1999 progresses with old school production and samples from '90s television shows such as Pinky and the Brain.
"Daily Routine" gives listeners a better look at Bada$$ the person while he levitates over the beat and speaks on his current situation:
"Only thing that changed now is we ain't running out of stock/Used to beg mom dukes for lunch money/Honey's used to run from me when pockets were dust bunnies/Now what's funny is we done came up and conquered, even the future looking bonkers," Bada$$ raps.
The tape transitions smoothly from one track to another, allowing for an easy listen that engulfs the listener in vivid imagery painted with words. The young Brooklyn artist isn't to be slept on - his age fuels his extravagant talent and the quality of 1999.
Meek Mill - Dreamchasers 2
Dreamchasers feels like an odd name after listening to the mixtape because Meek Mill is not sleeping.
The previous Meek Mill felt like an underdog who was under the tutelage of the then larger-than-life Rick Ross. He had a few solid verses - most notably in 2011's "Tupac's Back" and "Ima Boss" - but never really arrived as a star.
On Dreamchasers 2, Meek Mill is front and center as a force in hip-hop. The mixtape doesn't show the rise of a star; it's the exhibition. At its worst, Dreamchasers 2 relies too much on Mill's raw energy to overcome the clichÃ©s of the rags-to-riches story and the "trust no female" mantra. At its best, the mixtape is a victory lap for an artist poised to have a few more.
Is there a better time to do the victory lap than just before the start of summer, when fans are looking for the ever-important summer hit? Fortunately, Dreamchasers 2 has quite a few of those. The listener is treated to hit after potential hit without much room to breathe.
These aren't minor smashes either. "Amen" and its church-inspired beat were blasting on many sound systems. "Burn" featuring Big Sean was exactly what the title suggested - two emcees rapping blistering bars of varying threat and panache.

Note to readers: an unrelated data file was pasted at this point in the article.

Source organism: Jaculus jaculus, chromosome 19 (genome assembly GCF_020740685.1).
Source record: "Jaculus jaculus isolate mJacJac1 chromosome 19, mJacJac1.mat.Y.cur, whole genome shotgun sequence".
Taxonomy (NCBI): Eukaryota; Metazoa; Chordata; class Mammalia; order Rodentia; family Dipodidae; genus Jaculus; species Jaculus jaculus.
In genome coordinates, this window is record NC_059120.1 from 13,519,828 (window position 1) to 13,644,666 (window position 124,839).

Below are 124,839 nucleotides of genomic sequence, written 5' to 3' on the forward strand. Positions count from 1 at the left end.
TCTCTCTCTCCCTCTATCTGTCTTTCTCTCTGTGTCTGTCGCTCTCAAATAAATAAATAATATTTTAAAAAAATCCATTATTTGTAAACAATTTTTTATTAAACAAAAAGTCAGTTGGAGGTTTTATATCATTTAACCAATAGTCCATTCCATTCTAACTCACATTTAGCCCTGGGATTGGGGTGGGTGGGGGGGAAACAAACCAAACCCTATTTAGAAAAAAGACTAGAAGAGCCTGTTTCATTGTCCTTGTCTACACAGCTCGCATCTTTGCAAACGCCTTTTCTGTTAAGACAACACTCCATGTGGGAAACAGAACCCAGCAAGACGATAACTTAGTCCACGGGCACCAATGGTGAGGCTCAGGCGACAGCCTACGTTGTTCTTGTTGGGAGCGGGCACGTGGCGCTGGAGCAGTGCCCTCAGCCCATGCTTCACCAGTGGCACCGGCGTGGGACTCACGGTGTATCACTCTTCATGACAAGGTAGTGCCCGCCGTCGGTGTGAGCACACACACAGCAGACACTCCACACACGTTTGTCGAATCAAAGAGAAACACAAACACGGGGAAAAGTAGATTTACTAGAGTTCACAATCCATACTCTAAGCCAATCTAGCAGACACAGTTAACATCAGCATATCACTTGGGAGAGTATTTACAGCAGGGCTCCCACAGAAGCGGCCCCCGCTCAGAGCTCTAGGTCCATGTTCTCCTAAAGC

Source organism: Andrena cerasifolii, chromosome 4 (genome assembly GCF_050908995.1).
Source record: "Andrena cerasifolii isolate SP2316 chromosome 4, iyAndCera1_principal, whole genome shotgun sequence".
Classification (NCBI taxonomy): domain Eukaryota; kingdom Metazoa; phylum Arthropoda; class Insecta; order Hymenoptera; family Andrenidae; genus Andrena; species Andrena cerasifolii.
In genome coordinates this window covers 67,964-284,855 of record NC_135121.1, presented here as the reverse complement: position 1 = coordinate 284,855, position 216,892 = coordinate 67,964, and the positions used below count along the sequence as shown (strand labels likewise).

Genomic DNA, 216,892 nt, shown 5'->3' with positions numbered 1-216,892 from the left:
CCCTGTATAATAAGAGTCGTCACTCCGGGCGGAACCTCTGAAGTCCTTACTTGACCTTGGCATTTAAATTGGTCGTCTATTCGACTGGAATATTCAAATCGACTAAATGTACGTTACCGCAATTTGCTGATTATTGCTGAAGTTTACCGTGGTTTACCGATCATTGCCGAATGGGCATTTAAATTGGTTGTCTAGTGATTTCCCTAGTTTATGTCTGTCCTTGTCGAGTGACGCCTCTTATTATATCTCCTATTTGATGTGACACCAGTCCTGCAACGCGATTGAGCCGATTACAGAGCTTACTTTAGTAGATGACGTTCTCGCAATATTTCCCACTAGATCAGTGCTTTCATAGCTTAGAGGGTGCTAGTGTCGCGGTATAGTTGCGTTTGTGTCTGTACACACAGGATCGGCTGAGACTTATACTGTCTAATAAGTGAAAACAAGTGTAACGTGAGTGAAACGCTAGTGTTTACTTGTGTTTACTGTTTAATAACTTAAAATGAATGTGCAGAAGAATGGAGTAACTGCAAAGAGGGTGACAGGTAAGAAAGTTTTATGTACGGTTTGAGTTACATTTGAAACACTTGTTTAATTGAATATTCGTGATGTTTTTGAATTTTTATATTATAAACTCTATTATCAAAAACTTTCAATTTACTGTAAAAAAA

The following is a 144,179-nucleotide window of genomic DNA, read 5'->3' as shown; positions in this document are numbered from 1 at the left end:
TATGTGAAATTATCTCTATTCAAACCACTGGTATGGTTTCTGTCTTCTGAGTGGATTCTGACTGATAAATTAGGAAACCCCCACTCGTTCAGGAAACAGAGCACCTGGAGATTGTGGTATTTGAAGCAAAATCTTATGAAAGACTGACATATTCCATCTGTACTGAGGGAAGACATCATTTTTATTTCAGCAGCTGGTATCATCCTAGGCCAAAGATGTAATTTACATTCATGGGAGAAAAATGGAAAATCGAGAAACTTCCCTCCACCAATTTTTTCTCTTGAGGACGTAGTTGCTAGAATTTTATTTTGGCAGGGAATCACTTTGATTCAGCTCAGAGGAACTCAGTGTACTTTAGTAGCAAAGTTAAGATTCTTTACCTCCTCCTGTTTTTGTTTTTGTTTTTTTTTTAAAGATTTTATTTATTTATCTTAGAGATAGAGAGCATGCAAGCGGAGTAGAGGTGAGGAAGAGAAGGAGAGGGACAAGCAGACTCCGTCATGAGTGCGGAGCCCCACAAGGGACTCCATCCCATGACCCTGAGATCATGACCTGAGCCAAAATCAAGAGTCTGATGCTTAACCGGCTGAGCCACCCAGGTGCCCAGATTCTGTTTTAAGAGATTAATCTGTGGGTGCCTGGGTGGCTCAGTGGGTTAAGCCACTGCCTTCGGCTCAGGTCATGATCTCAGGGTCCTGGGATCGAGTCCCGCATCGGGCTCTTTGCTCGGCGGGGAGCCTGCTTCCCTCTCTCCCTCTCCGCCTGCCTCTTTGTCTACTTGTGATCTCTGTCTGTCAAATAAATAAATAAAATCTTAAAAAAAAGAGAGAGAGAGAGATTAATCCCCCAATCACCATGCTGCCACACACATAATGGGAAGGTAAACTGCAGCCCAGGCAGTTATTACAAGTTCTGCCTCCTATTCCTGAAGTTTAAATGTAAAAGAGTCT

About half of Dreamchasers 2 is single worthy: "A1 Everything," featuring Kendrick Lamar, "Flexing," "Ready or Not" and "Racked Up Shorty," featuring Fabolous and French Montana. The album drags on a bit in the second half - like in the overly generic "Big Dreams" - but there are still some gems. "House Party (Remix)" shows House Party references will forever remain relevant.
And so will Meek Mill for the foreseeable future. Dreamchasers 2 isn't perfect and neither is his debut album, Dreams and Nightmares, but who's going to be upset if there's this much energy radiating from releases?
Rick Ross - Rich Forever
Rich Forever was supposed to be a teaser for Rick Ross' then-upcoming album, God Forgives, I Don't. It was released back in January, but it still remains relevant now in December. A teaser doesn't last this long. No, Rich Forever is a blueprint.
God Forgives, I Don't turned out to be an average album at best, and Maybach Music Group consigliore Meek Mill's Dreams and Nightmares had its momentum drained by being released a week after Kendrick Lamar's masterpiece, good kid, m.A.A.d city.
What made Rich Forever so notable is how it was basically an over-the-top preview of what we would experience this year - which artists would capture our attention (Meek Mill, Kendrick Lamar, 2 Chainz), the trends and the "floss now, pay later" theme that thrilled listeners.
Rich Forever's continued relevance is more impressive because of the faults emerging in the Ross the Boss character lately. God Forgives, I Don't made the high-rollin' life a drag to listen to and his alleged troubles with the Gangster Disciples made it very obvious Rick Ross is just an image.
Ross' previous two albums, Teflon Don and Deeper Than Rap, drew praise because of his lyrical personality. But on Rich Forever, it feels like attention is drawn away from Ross' character and is redirected toward straight thrills.
It's hard to pinpoint just why exactly this works so well. One part of the reason is undoubtedly the excellent guest verses, particularly Nas' show stealer in "Triple Beam Dreams." It can also be because of the production, which ranges from the lullaby keys of "Mine Games" and the nightlife washout that's "Party Heart" to the Southern stomp of "F**k Em."
Whatever the main reason is, a lot of the tracks succeed in how they draw the listeners beyond their rationale and thrust them into Rich Forever's ecstasies and ambitions. The best part is how the feeling still resonates long after the tracks are over. "Keys To The Crib" still sounds grandiose months later, while "MMG The World is Ours" still feels triumphant. The whole mixtape feels like a celebration, even though we didn't know exactly what we were celebrating when it was released.
Plus, how many rap songs in 2012 were more crucial than "Stay Schemin'" with French Montana and Drake? It was one of those few songs that felt like it accidentally captured precisely what audiences wanted to feel and hear. Part of it is because of Rick Ross' ridiculous nonchalance ("F**k, I don't wanna go to court/F**k it, got a budget for the lawyer, though"). Then there's Montana's horribly sung but galvanizing hook.
The Drake line is at the center of it all: "Kobe bout to lose a hundred fifty M's/Kobe my n***a I hate it had to be him/B***h you wasn't with me shooting in the gym." An extreme few of us have to deal with such monetary issues, but the line connects with those young adults working hard only to see it discounted by haters. It was an outrage that inspired camaraderie.
The line was the central motto in a mixtape full of manifestos for the year.